Laurie Oakes From: Herald Sun March 06, 2010 12:00AM
A HUGE television audience will watch the Academy Awards as Sandra Bullock, Meryl Streep, Jeff Bridges, George Clooney and the rest compete for those little golden statuettes.
A new awards contest to be launched in Australia a few days later will not arouse quite the same interest, but it deserves attention just the same.
Instead of the Oscars, we’re about to get the Buttons and the Missens.
They won’t go to movie stars. They’ll go to politicians.
The idea is to reward integrity in federal politics.
Integrity? At this point, of course, most readers will do a double-take.
There will be gasps of disbelief – or perhaps sudden amused guffaws – over breakfast tables across the nation.
But wait. There’s more. According to organisers: “The awards will recognise honesty, civility, independence and/or political courage.”
When I read those criteria to a very senior member of Federal Parliament, he laughed so hard it was a few moments before he could talk.
Then he said: “These awards might have to be held over in their inaugural year.” And he laughed again.
Tony Fitzgerald, the QC whose royal commission put an anti-corruption broom through Queensland two decades ago, will launch the awards in Melbourne on Thursday.
They are named after two late pollies – Labor’s John Button and Liberal Alan Missen – who were renowned for their honesty, independence and courage.
BUTTON, as industry minister, was in many ways the conscience of the Hawke government. At times he drove Bob Hawke and Paul Keating spare with his outspokenness when he thought the government was on the wrong track.
Julia Gillard said when he died: “John Button went into politics with the reputation of being an honest man who spoke his mind, and he came out of politics with the reputation of being an honest man who spoke his mind.”
Senator Alan Missen was a fighter for human rights whose independence of mind repeatedly led him to vote according to his conscience rather than the party line.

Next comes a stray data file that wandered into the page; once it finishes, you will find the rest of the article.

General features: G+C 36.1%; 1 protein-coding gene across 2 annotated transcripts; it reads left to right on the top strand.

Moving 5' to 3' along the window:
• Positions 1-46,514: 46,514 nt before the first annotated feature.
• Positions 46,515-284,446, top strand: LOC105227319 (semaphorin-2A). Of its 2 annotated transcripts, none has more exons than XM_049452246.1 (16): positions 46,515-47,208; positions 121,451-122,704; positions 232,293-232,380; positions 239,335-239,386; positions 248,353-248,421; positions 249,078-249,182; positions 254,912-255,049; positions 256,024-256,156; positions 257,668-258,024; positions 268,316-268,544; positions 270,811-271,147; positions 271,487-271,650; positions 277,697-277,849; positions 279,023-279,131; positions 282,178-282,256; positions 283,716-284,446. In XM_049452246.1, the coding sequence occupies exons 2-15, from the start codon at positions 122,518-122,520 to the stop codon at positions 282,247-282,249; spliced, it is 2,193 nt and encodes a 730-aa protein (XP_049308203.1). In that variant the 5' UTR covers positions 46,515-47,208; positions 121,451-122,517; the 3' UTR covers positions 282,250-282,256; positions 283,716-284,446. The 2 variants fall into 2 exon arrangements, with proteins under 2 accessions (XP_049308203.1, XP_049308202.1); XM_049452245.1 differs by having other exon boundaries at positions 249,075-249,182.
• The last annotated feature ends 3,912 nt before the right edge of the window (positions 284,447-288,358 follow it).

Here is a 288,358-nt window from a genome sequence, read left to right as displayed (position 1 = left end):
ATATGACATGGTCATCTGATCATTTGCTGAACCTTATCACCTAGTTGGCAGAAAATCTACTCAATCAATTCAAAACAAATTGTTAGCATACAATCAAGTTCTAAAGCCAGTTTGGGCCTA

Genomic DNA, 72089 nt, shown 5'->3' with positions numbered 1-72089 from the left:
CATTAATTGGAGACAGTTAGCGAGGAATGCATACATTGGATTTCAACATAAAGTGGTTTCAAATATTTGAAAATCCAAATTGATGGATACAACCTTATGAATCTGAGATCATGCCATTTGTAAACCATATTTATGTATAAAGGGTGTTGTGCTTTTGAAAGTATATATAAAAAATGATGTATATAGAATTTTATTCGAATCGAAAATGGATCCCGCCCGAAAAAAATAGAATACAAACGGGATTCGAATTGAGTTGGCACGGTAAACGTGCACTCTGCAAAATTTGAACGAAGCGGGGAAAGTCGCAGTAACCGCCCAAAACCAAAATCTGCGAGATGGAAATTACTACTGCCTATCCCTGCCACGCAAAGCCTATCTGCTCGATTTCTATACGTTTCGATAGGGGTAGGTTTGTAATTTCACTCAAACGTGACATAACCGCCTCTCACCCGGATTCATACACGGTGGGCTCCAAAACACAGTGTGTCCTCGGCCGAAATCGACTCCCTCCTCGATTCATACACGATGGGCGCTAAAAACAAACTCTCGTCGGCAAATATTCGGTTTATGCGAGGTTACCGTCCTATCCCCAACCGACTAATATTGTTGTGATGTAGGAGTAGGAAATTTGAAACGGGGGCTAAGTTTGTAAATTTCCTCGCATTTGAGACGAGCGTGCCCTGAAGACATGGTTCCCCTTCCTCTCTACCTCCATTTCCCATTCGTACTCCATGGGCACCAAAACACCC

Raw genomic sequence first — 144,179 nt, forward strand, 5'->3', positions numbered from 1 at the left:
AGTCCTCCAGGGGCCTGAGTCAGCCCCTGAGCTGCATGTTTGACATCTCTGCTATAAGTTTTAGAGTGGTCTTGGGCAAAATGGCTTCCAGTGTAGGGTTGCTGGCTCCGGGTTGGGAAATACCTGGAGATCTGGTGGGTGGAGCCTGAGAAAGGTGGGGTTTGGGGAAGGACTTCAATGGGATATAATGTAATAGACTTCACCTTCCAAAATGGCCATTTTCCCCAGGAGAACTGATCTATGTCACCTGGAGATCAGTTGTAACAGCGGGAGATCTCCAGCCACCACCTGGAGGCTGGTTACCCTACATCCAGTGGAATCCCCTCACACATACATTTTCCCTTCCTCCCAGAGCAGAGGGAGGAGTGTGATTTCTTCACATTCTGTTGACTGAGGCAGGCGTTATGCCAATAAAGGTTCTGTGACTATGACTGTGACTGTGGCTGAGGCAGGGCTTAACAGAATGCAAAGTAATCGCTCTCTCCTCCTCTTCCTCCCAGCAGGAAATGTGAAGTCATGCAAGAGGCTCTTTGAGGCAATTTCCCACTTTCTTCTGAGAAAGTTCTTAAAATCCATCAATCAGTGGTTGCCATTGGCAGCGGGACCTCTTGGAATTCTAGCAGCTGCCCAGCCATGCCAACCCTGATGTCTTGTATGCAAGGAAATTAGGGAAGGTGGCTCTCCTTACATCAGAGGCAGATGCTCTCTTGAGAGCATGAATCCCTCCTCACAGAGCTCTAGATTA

Fred Chaney, who as Liberal Whip in the Senate tried in vain to control Missen, said of him: “If Parliament is to be any more than an electoral college for an executive dictatorship, we need stubborn parliamentarians.”
The Button award will go to a minister or Opposition frontbencher. The Missen gong, on the other hand, will honour backbenchers.
The big problem, as I see it, is that people like Button and Missen are just about as rare as hen’s teeth in Canberra these days.
Can you think of any of today’s crop of federal pollies who stand out because of honesty, independence or political courage? Or even civility?
If a name springs to mind, I suggest you whack in a nomination on that person’s behalf, quick smart.
I scratched my head for quite a while before coming up with just two potential nominees.
Petro Georgiou, who unfortunately will retire as the Liberal MP for Kooyong at this year’s election, has shown great courage in defying his party (and the Rudd Government) on the treatment of asylum seekers. Missen would be proud of him.
And Defence Minister John Faulkner, while no Button-style straight shooter, has done important work through Freedom of Information changes
and other reforms, to improve the overall accountability and transparency of government.
After that it’s a pretty thin field. Good luck to the judges.
The group of notables behind the initiative – they call themselves the Accountability Round Table – hope the awards will encourage politicians to conduct themselves with decency and embrace a willingness to be accountable.